Did Juneau That Marriage Is Being Argued in Alaska?
There isn't exactly a shortage of wedding chapels in Las Vegas -- and [Thursday] night, homosexuals kept the Elvis impersonators busy. The odds haven't exactly been in the Left's favor on marriage in Sin City -- but that all changed Monday with the Supreme Court's abandonment of state laws. And unfortunately, what happens in Vegas isn't staying in Vegas when it comes to trampling the will of the people. In Juneau, voters are hoping the Last Frontier doesn't become the final frontier for redefining marriage, as a fresh round of arguments kicked off in federal court [Friday] morning. For locals, the case is especially meaningful since Alaska was the first U.S. state to pass a constitutional amendment defining marriage as the union of a man and woman. Like so many leaders, Alaska's are determined to keep fighting. "The definition of marriage," it insists, "is an issue for the states and the will of the voters of each state should govern -- regardless of whether the federal government or a federal court agrees."
There isn’t exactly a shortage of wedding chapels in Las Vegas – and [Thursday] night, homosexuals kept the Elvis impersonators busy. The odds haven’t exactly been in the Left’s favor on marriage in Sin City – but that all changed Monday with the Supreme Court’s abandonment of state laws.
And unfortunately, what happens in Vegas isn’t staying in Vegas when it comes to trampling the will of the people. In Juneau, voters are hoping the Last Frontier doesn’t become the final frontier for redefining marriage, as a fresh round of arguments kicked off in federal court [Friday] morning. For locals, the case is especially meaningful since Alaska was the first U.S. state to pass a constitutional amendment defining marriage as the union of a man and woman. Like so many leaders, Alaska’s are determined to keep fighting. “The definition of marriage,” it insists, “is an issue for the states and the will of the voters of each state should govern – regardless of whether the federal government or a federal court agrees.”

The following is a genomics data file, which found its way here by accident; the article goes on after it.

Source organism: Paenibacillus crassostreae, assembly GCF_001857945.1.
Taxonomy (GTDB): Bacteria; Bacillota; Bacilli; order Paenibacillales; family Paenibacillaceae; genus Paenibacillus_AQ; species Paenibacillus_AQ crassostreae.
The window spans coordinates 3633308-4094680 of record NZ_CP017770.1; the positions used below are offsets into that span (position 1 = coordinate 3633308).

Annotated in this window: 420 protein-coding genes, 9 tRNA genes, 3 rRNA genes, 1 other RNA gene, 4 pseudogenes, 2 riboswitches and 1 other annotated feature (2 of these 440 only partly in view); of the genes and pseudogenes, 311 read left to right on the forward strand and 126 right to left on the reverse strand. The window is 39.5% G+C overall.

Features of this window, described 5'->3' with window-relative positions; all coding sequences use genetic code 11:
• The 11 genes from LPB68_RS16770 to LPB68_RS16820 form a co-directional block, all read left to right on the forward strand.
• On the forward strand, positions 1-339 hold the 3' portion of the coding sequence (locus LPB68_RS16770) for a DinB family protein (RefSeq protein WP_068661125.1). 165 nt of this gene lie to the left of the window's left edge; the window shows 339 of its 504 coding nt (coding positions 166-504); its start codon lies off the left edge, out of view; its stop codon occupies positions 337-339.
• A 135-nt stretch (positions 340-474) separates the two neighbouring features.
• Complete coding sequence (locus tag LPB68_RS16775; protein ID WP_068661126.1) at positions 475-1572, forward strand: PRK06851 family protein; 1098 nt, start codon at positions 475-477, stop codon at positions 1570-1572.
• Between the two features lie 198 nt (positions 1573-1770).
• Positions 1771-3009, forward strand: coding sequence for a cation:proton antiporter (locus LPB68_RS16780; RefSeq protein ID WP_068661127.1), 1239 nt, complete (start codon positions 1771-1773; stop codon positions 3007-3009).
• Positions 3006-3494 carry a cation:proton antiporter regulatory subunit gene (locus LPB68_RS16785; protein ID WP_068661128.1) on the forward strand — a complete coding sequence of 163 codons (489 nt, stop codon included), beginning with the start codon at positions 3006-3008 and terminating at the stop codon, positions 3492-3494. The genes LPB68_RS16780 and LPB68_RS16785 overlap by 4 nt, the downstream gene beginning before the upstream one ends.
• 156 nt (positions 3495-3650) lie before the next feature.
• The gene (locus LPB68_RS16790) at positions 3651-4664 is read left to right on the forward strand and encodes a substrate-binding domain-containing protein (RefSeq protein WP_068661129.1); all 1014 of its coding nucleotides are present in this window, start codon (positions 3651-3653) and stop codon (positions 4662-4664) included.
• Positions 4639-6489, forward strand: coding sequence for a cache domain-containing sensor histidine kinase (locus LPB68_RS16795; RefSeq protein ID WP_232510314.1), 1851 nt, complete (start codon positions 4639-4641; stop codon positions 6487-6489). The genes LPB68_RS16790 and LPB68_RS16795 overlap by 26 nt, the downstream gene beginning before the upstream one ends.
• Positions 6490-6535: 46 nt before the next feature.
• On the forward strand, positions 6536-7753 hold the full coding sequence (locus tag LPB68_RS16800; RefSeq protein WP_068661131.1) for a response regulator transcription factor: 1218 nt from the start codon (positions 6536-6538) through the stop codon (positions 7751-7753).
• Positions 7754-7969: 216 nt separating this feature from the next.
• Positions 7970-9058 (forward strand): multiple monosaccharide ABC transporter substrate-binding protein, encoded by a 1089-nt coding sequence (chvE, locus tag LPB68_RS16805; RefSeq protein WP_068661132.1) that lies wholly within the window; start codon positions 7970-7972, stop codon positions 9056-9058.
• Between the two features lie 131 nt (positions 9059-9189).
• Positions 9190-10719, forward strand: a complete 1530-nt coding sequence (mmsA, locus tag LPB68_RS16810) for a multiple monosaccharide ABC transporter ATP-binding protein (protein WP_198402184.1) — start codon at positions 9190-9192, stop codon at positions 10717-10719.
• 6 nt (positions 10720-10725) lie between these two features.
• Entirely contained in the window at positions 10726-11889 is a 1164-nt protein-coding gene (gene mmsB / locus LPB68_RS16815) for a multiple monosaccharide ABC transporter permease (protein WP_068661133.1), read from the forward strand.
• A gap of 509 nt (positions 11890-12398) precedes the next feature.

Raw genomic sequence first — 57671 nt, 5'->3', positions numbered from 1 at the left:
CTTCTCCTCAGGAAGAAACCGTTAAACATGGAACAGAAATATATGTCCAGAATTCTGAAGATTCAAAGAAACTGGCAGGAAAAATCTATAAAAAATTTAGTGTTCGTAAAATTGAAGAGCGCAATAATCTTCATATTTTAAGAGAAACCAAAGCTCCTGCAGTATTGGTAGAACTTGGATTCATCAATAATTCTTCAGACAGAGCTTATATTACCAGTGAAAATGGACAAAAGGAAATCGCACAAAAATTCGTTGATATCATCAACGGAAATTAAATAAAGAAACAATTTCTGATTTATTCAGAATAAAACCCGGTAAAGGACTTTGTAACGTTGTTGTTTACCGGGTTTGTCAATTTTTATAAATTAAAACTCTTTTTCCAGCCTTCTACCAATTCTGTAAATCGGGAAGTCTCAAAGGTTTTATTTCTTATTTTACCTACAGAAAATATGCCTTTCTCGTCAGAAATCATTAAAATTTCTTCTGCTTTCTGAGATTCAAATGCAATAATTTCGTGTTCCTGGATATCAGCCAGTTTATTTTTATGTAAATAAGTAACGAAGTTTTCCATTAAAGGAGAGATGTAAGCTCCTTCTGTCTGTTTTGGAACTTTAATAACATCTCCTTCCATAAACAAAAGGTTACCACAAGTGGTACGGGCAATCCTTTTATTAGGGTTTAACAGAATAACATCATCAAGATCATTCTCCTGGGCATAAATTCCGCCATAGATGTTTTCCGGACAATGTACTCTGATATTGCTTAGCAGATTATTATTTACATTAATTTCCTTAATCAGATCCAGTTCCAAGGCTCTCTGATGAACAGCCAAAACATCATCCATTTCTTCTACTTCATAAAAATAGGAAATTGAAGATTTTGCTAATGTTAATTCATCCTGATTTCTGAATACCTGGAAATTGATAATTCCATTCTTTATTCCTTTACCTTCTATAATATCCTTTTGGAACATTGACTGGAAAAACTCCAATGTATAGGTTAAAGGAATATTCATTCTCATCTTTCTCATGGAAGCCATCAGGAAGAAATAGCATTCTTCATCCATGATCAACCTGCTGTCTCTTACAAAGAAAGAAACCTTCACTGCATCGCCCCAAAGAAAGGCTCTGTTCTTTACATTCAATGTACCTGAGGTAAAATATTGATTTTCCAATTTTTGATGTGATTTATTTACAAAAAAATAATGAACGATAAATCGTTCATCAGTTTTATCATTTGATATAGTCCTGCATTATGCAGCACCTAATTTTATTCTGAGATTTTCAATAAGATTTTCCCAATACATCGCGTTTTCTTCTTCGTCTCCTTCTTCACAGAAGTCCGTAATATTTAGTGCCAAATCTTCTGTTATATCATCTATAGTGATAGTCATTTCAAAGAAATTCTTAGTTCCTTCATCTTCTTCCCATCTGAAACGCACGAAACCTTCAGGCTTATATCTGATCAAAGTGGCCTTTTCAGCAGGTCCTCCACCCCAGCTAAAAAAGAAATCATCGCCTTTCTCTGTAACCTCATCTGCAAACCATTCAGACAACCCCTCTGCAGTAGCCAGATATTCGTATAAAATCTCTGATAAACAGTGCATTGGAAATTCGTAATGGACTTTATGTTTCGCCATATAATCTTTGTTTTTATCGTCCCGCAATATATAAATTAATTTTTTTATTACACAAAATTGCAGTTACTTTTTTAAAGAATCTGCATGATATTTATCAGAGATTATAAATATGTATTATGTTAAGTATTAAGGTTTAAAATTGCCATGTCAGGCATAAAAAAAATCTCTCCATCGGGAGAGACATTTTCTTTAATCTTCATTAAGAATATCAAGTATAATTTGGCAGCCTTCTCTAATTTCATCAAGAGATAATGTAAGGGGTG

Elsewhere, governors and local officials are trying to contain the chaos of runaway judges, who seem intent on skirting the higher courts and green-lighting same-sex “marriage” licenses in counties where it isn’t legal. In South Carolina, the state Supreme Court tried to put the brakes on the ceremonies – at least for now. After the U.S. Supreme Court declined to hear a handful of cases, county judges tried to take matters into their own hands, only to run into the brick wall of state Attorney General Alan Wilson, who urged the state’s high court to intervene (which it since has).
In Missouri, voters weren’t so lucky. Their chief law enforcer, state Attorney General Chris Koster, is refusing to defend Missouri’s laws. But not for long, if House Speaker Tim Jones has anything to do with it. He and his colleagues in the state senate say they’re weighing their options to go around Koster, if necessary, and stand up for the rights of the 72% of Missourians who defined marriage a decade ago.